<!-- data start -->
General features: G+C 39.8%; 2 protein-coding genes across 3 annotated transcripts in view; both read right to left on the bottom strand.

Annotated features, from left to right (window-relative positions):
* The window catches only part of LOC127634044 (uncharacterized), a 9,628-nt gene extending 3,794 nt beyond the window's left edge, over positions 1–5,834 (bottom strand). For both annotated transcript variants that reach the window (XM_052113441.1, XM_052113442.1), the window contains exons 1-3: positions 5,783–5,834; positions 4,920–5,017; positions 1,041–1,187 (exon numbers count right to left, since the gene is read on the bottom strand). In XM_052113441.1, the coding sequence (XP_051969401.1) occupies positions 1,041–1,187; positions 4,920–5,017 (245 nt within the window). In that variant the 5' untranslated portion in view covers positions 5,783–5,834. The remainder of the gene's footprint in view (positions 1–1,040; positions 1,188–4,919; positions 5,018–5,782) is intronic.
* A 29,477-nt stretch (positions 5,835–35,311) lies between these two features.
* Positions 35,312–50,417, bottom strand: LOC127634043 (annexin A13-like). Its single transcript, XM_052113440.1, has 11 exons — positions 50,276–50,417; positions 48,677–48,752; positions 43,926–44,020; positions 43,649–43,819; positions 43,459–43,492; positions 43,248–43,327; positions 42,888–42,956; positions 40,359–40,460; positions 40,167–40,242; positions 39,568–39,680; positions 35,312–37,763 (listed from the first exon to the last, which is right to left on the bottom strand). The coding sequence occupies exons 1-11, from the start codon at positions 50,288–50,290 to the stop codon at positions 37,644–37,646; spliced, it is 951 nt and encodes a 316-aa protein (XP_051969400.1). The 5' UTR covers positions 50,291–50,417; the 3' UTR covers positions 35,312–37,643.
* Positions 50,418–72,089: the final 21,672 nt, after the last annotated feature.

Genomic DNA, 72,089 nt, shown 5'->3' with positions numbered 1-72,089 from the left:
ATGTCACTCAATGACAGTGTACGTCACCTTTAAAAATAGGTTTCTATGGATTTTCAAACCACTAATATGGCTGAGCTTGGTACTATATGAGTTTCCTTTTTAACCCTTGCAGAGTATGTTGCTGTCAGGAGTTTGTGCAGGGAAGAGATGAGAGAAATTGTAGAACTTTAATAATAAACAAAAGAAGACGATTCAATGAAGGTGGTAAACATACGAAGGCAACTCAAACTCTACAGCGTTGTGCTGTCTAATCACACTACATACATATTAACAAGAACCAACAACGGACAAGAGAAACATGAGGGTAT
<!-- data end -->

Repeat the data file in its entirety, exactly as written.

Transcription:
General features: G+C 39.8%; 2 protein-coding genes across 3 annotated transcripts in view; both read right to left on the bottom strand.

Annotated features, from left to right (window-relative positions):
* The window catches only part of LOC127634044 (uncharacterized), a 9,628-nt gene extending 3,794 nt beyond the window's left edge, over positions 1–5,834 (bottom strand). For both annotated transcript variants that reach the window (XM_052113441.1, XM_052113442.1), the window contains exons 1-3: positions 5,783–5,834; positions 4,920–5,017; positions 1,041–1,187 (exon numbers count right to left, since the gene is read on the bottom strand). In XM_052113441.1, the coding sequence (XP_051969401.1) occupies positions 1,041–1,187; positions 4,920–5,017 (245 nt within the window). In that variant the 5' untranslated portion in view covers positions 5,783–5,834. The remainder of the gene's footprint in view (positions 1–1,040; positions 1,188–4,919; positions 5,018–5,782) is intronic.
* A 29,477-nt stretch (positions 5,835–35,311) lies between these two features.
* Positions 35,312–50,417, bottom strand: LOC127634043 (annexin A13-like). Its single transcript, XM_052113440.1, has 11 exons — positions 50,276–50,417; positions 48,677–48,752; positions 43,926–44,020; positions 43,649–43,819; positions 43,459–43,492; positions 43,248–43,327; positions 42,888–42,956; positions 40,359–40,460; positions 40,167–40,242; positions 39,568–39,680; positions 35,312–37,763 (listed from the first exon to the last, which is right to left on the bottom strand). The coding sequence occupies exons 1-11, from the start codon at positions 50,288–50,290 to the stop codon at positions 37,644–37,646; spliced, it is 951 nt and encodes a 316-aa protein (XP_051969400.1). The 5' UTR covers positions 50,291–50,417; the 3' UTR covers positions 35,312–37,643.
* Positions 50,418–72,089: the final 21,672 nt, after the last annotated feature.

Genomic DNA, 72,089 nt, shown 5'->3' with positions numbered 1-72,089 from the left:
ATGTCACTCAATGACAGTGTACGTCACCTTTAAAAATAGGTTTCTATGGATTTTCAAACCACTAATATGGCTGAGCTTGGTACTATATGAGTTTCCTTTTTAACCCTTGCAGAGTATGTTGCTGTCAGGAGTTTGTGCAGGGAAGAGATGAGAGAAATTGTAGAACTTTAATAATAAACAAAAGAAGACGATTCAATGAAGGTGGTAAACATACGAAGGCAACTCAAACTCTACAGCGTTGTGCTGTCTAATCACACTACATACATATTAACAAGAACCAACAACGGACAAGAGAAACATGAGGGTAT